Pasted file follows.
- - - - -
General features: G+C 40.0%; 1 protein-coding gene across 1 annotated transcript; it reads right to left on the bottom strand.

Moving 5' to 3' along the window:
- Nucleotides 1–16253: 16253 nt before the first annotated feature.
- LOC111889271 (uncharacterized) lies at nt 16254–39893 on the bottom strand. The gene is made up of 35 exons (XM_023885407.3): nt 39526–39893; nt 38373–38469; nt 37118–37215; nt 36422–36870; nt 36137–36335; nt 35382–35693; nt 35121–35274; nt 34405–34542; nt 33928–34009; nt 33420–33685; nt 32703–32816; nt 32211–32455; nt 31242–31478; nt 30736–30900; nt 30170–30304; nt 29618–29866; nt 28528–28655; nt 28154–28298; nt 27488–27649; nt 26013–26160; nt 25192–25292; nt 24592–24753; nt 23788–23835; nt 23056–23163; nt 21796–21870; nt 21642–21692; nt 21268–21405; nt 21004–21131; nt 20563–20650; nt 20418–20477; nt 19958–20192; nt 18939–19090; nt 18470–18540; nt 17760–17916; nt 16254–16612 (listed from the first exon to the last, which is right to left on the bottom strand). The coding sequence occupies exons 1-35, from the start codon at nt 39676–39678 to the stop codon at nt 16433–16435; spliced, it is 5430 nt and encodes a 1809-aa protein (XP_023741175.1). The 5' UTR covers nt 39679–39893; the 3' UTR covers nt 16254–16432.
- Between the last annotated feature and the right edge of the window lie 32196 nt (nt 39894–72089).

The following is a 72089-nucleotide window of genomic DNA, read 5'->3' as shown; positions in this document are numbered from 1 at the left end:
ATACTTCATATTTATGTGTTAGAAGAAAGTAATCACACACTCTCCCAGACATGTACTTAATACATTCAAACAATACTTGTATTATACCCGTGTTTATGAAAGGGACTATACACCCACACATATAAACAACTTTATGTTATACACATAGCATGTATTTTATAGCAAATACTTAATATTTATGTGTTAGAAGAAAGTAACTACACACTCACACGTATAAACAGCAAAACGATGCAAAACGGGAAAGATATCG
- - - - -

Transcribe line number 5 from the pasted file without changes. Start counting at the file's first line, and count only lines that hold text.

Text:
- Between the last annotated feature and the right edge of the window lie 32196 nt (nt 39894–72089).